Recognising And Responding to Vulnerability: Securing Access to Justice for Vulnerable Accused Persons in Ireland

AuthorGautam Gulati - Alan Cusack - Brendan D. Kelly - Colum P. Dunne - Shane Kilcommins
PositionMD, School of Law, University of Limerick, Ireland and School of Medicine, University of Limerick, Ireland - PhD, School of Law, University of Limerick, Ireland - PhD, Trinity College, Dublin, Ireland - PhD - PhD, School of Law, University of Limerick, Ireland
[2022] Irish Judicial Studies Journal Vol 6(2)
Authors: Professor Gautam Gulati MD, School of Law, University of Limerick, Ireland and School of
Medicine, University of Limerick, Ireland; Dr Alan Cusack PhD, School of Law, University of
Limerick, Ireland; Professor Brendan D Kelly PhD, Trinity College, Dublin, Ireland; Professor Colum P
Dunne PhD; School of Medicine, University of Limerick, Ireland; and Professor Shane Kilcommins PhD,
School of Law, University of Limerick, Ireland
Abstract: This paper outlines international obligations and domestic safeguards that shape the treatment of
suspects with intellectual disabilities in Ireland. In recognising that the meaningful operationalisation of
these safeguards, and, by extension, the realisation of Ireland’s international human rights obligations, is
often contingent upon securing a correct, and early, identification of a suspect’s disability, the paper places an
emphasis on the unmet need for dialogue, training and enculturation at all frontiers of the Irish criminal
process. Against a backdrop of heightening political, media and legal debate concerning the focus, content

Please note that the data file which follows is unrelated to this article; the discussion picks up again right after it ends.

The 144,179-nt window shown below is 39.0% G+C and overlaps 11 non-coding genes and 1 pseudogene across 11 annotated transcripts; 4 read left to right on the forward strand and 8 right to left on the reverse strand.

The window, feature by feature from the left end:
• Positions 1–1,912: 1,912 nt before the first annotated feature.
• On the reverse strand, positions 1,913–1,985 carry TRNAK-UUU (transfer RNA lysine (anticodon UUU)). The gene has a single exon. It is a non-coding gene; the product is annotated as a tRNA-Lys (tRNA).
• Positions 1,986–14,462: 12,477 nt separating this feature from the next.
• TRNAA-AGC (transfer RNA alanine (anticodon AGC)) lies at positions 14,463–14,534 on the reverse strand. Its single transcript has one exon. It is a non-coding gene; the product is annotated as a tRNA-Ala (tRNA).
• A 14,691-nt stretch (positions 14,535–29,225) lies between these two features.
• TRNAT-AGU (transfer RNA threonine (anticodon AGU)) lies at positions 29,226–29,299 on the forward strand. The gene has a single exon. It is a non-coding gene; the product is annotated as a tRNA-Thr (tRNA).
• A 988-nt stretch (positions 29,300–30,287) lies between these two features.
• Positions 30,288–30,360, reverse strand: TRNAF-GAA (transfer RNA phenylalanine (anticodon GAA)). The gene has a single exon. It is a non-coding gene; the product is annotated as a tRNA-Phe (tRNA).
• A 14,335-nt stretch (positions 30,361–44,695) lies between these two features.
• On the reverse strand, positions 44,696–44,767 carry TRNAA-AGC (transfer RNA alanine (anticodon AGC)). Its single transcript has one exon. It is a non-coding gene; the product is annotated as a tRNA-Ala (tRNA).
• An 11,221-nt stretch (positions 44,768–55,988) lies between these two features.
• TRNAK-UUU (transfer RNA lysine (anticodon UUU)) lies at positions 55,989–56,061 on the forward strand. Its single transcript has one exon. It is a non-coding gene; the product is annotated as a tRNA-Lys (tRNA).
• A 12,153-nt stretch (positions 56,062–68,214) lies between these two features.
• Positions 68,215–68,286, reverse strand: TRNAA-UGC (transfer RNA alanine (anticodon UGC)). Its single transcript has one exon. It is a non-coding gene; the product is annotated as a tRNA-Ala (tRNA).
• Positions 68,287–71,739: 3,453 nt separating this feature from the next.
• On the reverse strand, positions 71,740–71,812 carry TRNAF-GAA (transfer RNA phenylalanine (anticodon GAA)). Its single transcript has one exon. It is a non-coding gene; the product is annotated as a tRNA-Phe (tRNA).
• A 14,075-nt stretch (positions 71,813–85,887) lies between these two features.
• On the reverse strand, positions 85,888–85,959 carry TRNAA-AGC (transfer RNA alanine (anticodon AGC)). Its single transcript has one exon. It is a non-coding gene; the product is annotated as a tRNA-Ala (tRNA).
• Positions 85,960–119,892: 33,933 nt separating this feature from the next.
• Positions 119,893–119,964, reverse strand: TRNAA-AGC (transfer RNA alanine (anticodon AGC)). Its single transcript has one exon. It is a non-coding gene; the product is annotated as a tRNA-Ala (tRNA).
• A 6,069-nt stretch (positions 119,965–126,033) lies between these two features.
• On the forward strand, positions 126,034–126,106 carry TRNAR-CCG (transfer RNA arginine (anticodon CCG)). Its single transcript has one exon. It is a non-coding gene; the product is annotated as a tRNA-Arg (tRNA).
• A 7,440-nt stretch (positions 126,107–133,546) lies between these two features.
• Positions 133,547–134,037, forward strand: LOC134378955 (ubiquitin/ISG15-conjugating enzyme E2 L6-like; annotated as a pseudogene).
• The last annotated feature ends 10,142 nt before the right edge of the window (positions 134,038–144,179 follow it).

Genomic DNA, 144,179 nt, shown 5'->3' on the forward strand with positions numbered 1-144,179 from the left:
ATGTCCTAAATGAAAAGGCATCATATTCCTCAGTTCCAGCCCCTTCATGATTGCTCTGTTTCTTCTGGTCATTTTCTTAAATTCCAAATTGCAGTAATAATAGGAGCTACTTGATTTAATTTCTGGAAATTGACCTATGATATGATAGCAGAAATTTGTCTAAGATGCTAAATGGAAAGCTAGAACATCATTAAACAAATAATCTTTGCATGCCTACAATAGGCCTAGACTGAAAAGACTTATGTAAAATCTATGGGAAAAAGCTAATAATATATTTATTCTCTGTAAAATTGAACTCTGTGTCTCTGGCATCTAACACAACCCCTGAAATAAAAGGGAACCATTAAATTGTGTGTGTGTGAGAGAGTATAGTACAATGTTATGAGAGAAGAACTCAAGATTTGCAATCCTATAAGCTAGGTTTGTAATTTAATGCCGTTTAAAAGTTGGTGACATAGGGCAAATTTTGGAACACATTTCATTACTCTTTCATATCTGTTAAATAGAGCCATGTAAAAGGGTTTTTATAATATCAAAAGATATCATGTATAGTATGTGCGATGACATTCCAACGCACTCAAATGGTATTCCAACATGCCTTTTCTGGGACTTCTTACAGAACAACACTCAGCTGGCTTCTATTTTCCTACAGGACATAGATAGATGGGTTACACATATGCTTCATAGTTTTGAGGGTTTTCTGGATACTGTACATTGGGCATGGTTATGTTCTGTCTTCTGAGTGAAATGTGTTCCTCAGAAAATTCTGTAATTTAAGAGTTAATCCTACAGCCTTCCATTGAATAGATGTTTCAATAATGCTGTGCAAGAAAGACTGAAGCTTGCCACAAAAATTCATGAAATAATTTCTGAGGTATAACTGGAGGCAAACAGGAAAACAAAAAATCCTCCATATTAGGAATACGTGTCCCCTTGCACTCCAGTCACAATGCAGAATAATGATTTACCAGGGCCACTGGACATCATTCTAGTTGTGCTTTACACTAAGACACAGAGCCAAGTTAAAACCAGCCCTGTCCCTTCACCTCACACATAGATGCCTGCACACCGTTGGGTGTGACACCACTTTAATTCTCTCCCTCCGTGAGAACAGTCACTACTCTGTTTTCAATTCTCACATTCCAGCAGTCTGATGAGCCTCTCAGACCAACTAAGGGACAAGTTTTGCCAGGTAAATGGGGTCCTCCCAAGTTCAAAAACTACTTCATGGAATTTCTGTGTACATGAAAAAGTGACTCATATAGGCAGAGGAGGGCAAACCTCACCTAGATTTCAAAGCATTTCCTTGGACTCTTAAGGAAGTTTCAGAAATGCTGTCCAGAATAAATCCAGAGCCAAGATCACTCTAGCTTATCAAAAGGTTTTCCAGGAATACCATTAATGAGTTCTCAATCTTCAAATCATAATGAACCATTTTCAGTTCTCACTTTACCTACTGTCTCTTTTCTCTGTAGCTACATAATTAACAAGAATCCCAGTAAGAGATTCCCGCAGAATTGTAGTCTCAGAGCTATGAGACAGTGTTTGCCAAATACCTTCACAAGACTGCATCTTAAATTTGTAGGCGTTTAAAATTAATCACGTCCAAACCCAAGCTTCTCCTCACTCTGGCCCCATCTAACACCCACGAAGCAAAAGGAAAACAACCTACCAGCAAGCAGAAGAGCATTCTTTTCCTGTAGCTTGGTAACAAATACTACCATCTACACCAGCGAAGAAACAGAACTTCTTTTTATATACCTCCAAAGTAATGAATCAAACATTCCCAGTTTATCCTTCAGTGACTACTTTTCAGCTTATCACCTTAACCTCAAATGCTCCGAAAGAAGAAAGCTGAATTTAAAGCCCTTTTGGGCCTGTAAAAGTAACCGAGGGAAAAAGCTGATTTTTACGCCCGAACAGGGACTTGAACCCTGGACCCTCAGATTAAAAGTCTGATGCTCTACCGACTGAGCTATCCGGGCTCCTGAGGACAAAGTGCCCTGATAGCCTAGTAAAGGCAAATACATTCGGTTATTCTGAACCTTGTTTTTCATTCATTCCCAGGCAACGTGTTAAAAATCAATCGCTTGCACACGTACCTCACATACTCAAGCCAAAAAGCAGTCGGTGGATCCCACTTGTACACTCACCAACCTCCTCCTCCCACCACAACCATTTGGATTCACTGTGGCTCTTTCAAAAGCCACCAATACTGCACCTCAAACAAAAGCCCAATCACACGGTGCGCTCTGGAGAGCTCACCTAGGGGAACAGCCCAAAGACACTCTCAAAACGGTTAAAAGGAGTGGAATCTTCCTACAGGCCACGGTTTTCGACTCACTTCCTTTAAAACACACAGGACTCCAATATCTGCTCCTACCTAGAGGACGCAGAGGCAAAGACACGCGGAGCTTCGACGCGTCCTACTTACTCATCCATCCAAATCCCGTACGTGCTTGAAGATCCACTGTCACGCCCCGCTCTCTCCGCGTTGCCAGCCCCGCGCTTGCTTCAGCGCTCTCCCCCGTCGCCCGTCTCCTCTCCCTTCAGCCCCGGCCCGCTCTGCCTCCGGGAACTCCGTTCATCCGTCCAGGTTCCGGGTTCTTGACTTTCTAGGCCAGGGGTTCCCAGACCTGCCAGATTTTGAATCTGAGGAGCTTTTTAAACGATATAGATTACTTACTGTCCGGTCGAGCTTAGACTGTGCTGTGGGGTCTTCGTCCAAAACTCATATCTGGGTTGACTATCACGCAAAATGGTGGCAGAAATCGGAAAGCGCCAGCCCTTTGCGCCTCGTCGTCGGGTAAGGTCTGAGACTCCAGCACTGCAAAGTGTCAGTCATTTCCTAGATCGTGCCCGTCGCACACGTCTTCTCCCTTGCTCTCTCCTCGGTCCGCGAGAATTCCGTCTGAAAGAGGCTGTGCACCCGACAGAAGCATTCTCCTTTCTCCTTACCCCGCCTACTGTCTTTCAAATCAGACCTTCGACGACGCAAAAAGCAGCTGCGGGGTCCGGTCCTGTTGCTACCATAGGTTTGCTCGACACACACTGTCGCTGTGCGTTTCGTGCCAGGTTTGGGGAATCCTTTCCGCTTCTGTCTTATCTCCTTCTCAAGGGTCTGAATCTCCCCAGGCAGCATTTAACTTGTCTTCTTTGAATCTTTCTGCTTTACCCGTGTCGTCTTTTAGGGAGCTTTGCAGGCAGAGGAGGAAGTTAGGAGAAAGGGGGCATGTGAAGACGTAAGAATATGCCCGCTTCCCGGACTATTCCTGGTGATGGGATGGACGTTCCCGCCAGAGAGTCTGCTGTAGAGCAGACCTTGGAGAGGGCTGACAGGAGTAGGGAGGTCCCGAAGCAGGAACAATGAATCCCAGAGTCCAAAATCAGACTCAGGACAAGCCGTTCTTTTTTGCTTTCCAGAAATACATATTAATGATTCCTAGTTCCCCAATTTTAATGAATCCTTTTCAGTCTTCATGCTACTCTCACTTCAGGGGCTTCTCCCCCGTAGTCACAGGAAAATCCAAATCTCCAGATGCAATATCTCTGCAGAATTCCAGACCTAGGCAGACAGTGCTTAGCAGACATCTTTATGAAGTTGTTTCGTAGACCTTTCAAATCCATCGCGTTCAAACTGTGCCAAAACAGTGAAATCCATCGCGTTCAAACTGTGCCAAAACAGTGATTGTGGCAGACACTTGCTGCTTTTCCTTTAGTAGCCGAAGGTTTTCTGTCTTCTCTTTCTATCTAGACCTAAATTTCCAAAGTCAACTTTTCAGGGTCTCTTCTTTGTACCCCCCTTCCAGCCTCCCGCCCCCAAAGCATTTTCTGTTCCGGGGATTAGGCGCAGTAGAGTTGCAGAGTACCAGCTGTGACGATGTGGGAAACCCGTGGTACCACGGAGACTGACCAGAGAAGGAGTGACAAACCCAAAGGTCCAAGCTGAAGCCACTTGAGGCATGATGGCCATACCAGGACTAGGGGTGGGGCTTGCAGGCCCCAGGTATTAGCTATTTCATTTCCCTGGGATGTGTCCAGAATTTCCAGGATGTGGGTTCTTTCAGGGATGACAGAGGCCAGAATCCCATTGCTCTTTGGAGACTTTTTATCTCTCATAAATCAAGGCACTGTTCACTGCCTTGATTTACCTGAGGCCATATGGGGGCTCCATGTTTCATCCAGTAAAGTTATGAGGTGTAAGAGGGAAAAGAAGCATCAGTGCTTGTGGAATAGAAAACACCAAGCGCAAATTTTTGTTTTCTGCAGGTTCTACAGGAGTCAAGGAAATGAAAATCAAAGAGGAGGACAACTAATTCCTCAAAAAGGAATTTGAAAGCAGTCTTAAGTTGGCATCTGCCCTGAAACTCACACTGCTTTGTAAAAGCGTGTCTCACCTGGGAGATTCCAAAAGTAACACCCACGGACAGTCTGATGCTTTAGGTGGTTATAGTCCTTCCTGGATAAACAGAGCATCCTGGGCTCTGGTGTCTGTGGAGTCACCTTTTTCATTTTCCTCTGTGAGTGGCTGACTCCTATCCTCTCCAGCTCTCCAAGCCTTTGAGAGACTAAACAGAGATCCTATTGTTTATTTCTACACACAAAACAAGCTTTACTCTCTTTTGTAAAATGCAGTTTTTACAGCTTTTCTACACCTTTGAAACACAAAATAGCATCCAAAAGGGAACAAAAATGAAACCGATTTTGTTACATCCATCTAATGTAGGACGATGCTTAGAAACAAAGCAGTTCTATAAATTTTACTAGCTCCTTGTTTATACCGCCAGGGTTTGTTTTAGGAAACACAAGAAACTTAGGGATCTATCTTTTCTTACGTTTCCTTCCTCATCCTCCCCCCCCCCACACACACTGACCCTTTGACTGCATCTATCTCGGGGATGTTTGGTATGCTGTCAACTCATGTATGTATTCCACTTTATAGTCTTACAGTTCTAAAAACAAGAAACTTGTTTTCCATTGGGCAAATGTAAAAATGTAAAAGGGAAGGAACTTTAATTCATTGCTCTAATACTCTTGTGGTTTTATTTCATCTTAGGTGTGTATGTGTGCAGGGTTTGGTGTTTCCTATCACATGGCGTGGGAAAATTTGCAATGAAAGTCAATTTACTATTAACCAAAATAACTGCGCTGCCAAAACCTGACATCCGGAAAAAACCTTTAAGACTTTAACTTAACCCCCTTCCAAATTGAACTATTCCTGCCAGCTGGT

and reach of the terms of the draft An Garda Síochána (Powers) Bill, insights are raised to offer
policymakers a blueprint for legislative and procedural reform that promises to align Irish criminal
procedure with the human rights exigencies mandated under international conventions.
Whilst there has been a ‘victims revolution’ in respect of the rights of vulnerable victims in
Irish legislation, there remains a discrepancy in the pace of legislation to support the rights
of accused persons.
The Criminal Justice (Victims of Crime) Act 2017 & Criminal Law
(Sexual Offences Act) 2017 have been important pieces of legislative reform whereby
specific protections and measures are offered to vulnerable victims of crime.
The pace of
legislative reform in respect of vulnerable suspects, such as those with disabilities, has to
date had less momentum.
This momentum lag is somewhat surprising, and operates in
contrast to the orthodox evolution of the Irish criminal process. The modern
understanding of resolving a crime conflict dating from the mid nineteenth century
rested on a strong State; prescriptive laws; specialised and professionalised investigation,
prosecution and enforcement; a methodological, objective and reasoned mode of inquiry;
and a weak accused scaffolded by procedural and substantive rights that upheld ‘le principe
de l'égalité des armes’. It is only recently that victims and complainants of crime have been
recognised as a ‘community of identity’ with a juridical status and discourse has further
progressed with an emphasis on strengthening their rights, with recognition of the
Alan Cusack, ‘Addressing vulnerability in Ireland’s criminal justice system: A survey of recent statutory
developments’ (2020) 24(3) International Journal of Evidence and Proof 280-306.
Alan Cusack (forthcoming) ‘From Special Measures to Separate Legal Representation: Charting Shifts in the
Treatment of Victims of Crime with Intellectual Disabilities in Ireland’ 43(1) Dublin University Law Journal;
Alan Cu sack, ‘Beyond Special Measures: Challenging Traditional Constructions of Competence and Cross-
Examination for Vulnerable Witnesses in Ireland’ (2021) 4(2) Irish Judicial Studies Journal 98 -115; and Liz
Campbell and others, Criminal Law in Ireland: Cases and Commentary (2nd edn, Clarus Press 2021).
Alan Cusack, ‘An Overview of the Legal Position of Vulnerable Suspects and Defendants in Ireland’ Irish
Criminal Justice (Agencies Annual Conference, Dublin, 4 June 2021).

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